Yuendumu Walpiri Elders Call for Indefinite Police Ceasefire: Karrinjarla Muwajarri

by Paul Gregoire
Police ceasefire

Just two months after NT police constable Zachary Rolfe got off scot-free over the shooting death of Kumanjayi Walker, whilst his partner was on top of the 19-year-old Warlpiri teen, the NT police minister Nicole Manison on 5 May announced the biggest territory police budget ever: $510 million.

And despite Warlpiri elders from Yuendumu calling for police guns out of their communities since the ex-special forces officer was acquitted, Manison has set aside $10.1 million to increase policing in remote Aboriginal communities, with a further 21 police officers and 30 Aboriginal liaison officers.

The Warlpiri Nation was quick to release a statement with a list of demands in response. The community is calling for guns out of remote Aboriginal townships, and a police ceasefire –karrinjarla muwajarri – “indefinitely”.

“We do not want any more consultations with governments who do not listen to us,” the Warlpiri Nation outlines. “We demand our self-determination, our rightful decision-making authority, and our resources to be restored to us.”

Further, the Warlpiri Nation wants funds redirected into “community-controlled alternatives” to policing. And the Warlpiri people want self-governance, stating, “Only First Nations police liaison officers, Elders and our community should have decision-making powers over policing.”

Sunset of the Intervention

The statement asserts that First Nation’s people “have experienced fatal and violent policing ever since colonial invasion”, and it highlights the 1928 Coniston Massacre that targeted the Warlpiri community directly.

But Warlpiri Elders point out that issues have escalated ever since the Howard government unleashed the NT Intervention in 2007, which federal Labor then reinforced in law within its Stronger Futures in the Northern Territory Act 2012 (Cth).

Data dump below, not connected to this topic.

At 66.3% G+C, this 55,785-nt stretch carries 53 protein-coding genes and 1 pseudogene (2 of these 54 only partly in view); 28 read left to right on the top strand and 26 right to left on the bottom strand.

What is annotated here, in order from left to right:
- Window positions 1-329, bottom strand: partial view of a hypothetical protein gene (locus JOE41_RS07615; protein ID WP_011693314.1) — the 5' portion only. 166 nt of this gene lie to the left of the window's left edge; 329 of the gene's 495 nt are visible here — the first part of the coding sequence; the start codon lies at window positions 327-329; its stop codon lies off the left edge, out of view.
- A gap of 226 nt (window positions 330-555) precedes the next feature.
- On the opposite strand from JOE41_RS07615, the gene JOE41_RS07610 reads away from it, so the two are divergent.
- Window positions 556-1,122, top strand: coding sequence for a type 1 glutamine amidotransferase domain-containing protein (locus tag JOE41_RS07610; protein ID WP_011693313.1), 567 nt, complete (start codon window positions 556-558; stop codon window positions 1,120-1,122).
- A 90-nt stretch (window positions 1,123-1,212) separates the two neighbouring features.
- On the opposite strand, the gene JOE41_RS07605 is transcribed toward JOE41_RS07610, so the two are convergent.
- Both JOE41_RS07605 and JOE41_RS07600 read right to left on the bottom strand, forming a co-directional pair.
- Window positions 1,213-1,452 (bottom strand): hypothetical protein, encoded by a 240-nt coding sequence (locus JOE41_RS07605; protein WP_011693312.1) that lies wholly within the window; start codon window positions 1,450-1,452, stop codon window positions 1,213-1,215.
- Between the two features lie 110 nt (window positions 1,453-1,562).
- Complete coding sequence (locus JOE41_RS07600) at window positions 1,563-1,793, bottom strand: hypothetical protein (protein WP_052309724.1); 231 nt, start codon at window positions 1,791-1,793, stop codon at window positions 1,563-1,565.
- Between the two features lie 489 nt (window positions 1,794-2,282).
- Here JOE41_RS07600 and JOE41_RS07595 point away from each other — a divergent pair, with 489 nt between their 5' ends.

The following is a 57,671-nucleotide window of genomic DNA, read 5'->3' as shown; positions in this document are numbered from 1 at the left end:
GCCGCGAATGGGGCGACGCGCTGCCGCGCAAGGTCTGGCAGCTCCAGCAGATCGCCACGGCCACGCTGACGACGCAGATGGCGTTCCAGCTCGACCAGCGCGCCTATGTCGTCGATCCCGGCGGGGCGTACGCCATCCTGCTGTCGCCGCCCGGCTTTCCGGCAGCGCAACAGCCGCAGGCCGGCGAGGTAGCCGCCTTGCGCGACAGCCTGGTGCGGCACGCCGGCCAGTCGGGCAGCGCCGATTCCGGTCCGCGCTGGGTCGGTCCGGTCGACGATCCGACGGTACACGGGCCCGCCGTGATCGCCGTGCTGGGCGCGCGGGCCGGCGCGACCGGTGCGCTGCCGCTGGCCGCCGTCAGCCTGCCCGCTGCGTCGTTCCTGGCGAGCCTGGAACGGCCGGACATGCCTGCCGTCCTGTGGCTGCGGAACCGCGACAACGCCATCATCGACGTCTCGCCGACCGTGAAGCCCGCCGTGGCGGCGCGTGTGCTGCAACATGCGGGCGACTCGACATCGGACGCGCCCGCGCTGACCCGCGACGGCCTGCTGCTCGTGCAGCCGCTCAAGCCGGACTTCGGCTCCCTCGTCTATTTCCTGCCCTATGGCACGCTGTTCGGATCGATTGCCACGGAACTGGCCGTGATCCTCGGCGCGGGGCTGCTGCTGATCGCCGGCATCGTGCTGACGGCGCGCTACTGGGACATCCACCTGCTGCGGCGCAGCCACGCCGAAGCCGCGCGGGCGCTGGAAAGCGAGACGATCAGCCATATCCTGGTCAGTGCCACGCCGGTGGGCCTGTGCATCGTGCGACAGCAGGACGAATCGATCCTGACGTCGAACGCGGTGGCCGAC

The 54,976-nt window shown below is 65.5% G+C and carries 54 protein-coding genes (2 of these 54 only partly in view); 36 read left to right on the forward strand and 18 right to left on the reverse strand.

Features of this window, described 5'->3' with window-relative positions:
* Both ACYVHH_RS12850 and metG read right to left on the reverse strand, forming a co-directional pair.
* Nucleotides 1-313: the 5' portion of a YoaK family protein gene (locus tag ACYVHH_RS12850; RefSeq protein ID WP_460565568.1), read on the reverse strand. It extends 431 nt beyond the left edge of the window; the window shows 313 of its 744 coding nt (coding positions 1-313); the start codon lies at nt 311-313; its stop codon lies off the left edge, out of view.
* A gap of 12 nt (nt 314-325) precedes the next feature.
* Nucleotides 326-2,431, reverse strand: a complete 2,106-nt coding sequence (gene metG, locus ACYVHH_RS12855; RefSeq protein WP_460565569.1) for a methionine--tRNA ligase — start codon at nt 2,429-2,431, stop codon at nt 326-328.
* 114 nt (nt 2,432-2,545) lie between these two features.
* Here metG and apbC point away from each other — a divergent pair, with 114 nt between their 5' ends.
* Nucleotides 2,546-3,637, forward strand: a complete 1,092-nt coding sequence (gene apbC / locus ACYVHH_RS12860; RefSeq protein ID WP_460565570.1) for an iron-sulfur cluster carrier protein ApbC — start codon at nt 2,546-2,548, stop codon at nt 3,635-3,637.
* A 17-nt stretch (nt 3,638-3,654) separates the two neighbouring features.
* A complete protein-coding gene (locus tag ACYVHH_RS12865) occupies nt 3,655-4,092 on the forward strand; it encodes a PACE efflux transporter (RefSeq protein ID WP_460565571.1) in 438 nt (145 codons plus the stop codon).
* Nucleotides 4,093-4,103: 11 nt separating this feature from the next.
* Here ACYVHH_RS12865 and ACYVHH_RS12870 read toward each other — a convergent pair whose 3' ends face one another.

According to the Warlpiri, these bipartisan laws have increased police numbers, powers, harassment and violence. They’ve led to the compulsory acquisition of lands, banned customary law, abolished community councils, and led to government controlling of incomes and widespread unemployment.

Stronger Futures, however, has a 10 year sunset clause, which means these laws come to an end this July. And the Warlpiri Nation is calling for the racist NT Intervention to be left to expire, so that community-control is restored, and these occupied people can determine their own futures.

Yapakurlangu Warnkaru Matters-Black Lives Matter.

The Warlpiri list of demands is thorough, as it should be when a sovereign people are campaigning for a return to self-determination on their own lands. The long list also underscores, the community wants “kids on Country, not in custody.”

Warlpiri Elders are calling for a National Day of Action on 18 June under the campaign: Karrinjarla Muwajarri – No Police Guns, Ceasefire.

The Warlpiri Nation is further calling for the true story of young Kumanjayi Walker to be told, after he was demonised in the press, while the ex-military officer, who’d served in Afghanistan, was treated to bail and ultimately acquitted by an all-non-Indigenous jury.

The final demands are an end to racism in the Australian judicial system, that Rolfe is retried in Mparntwe-Alice Springs, closer to Yuendumu, where Walker lived and lost his life.

There’s a further call for an independent investigation into the matter, and, lastly, that Rolfe face customary law at Yuendumu.

Karrinjarla Muwajarri – No Police Guns, Ceasefire rallies will take place at centres across the continent on 18 June in conjunction with Black Lives Matter groups

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Author

Paul Gregoire

Paul Gregoire is a Sydney-based journalist and writer. He has a focus on social justice issues and encroachments upon civil liberties. Prior to Sydney Criminal Lawyers®, he wrote for VICE and was the news editor at Sydney’s City Hub. Paul is the winner of the 2021 NSW Council of Civil Liberties Award For Excellence In Civil Liberties Journalism.

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